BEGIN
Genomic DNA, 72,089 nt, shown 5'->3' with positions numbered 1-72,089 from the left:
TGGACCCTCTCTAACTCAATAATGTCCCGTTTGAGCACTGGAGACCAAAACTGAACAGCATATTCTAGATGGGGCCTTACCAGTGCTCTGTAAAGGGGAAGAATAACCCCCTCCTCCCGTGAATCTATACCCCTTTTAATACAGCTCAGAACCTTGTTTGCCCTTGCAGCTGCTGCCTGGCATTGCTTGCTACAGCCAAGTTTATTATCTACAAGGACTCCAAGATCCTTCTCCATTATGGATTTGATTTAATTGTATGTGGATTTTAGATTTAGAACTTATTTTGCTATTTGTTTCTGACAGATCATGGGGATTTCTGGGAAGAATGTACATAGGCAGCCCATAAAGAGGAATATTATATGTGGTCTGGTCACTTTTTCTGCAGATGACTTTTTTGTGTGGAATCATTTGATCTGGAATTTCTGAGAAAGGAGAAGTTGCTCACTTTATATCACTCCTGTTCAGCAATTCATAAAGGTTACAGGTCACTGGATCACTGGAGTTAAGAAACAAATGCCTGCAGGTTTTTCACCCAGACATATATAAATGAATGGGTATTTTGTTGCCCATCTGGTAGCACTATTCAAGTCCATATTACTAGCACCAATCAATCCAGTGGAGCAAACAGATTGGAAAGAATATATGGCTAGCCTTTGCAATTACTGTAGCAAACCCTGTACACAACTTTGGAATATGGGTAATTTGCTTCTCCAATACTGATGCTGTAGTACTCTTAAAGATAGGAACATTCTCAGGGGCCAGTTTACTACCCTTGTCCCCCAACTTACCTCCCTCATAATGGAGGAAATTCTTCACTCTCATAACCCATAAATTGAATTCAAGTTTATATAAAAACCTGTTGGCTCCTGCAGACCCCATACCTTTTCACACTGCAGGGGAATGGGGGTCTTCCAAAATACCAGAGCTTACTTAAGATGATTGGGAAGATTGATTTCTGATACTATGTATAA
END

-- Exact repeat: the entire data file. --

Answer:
Genomic DNA, 72,089 nt, shown 5'->3' with positions numbered 1-72,089 from the left:
TGGACCCTCTCTAACTCAATAATGTCCCGTTTGAGCACTGGAGACCAAAACTGAACAGCATATTCTAGATGGGGCCTTACCAGTGCTCTGTAAAGGGGAAGAATAACCCCCTCCTCCCGTGAATCTATACCCCTTTTAATACAGCTCAGAACCTTGTTTGCCCTTGCAGCTGCTGCCTGGCATTGCTTGCTACAGCCAAGTTTATTATCTACAAGGACTCCAAGATCCTTCTCCATTATGGATTTGATTTAATTGTATGTGGATTTTAGATTTAGAACTTATTTTGCTATTTGTTTCTGACAGATCATGGGGATTTCTGGGAAGAATGTACATAGGCAGCCCATAAAGAGGAATATTATATGTGGTCTGGTCACTTTTTCTGCAGATGACTTTTTTGTGTGGAATCATTTGATCTGGAATTTCTGAGAAAGGAGAAGTTGCTCACTTTATATCACTCCTGTTCAGCAATTCATAAAGGTTACAGGTCACTGGATCACTGGAGTTAAGAAACAAATGCCTGCAGGTTTTTCACCCAGACATATATAAATGAATGGGTATTTTGTTGCCCATCTGGTAGCACTATTCAAGTCCATATTACTAGCACCAATCAATCCAGTGGAGCAAACAGATTGGAAAGAATATATGGCTAGCCTTTGCAATTACTGTAGCAAACCCTGTACACAACTTTGGAATATGGGTAATTTGCTTCTCCAATACTGATGCTGTAGTACTCTTAAAGATAGGAACATTCTCAGGGGCCAGTTTACTACCCTTGTCCCCCAACTTACCTCCCTCATAATGGAGGAAATTCTTCACTCTCATAACCCATAAATTGAATTCAAGTTTATATAAAAACCTGTTGGCTCCTGCAGACCCCATACCTTTTCACACTGCAGGGGAATGGGGGTCTTCCAAAATACCAGAGCTTACTTAAGATGATTGGGAAGATTGATTTCTGATACTATGTATAA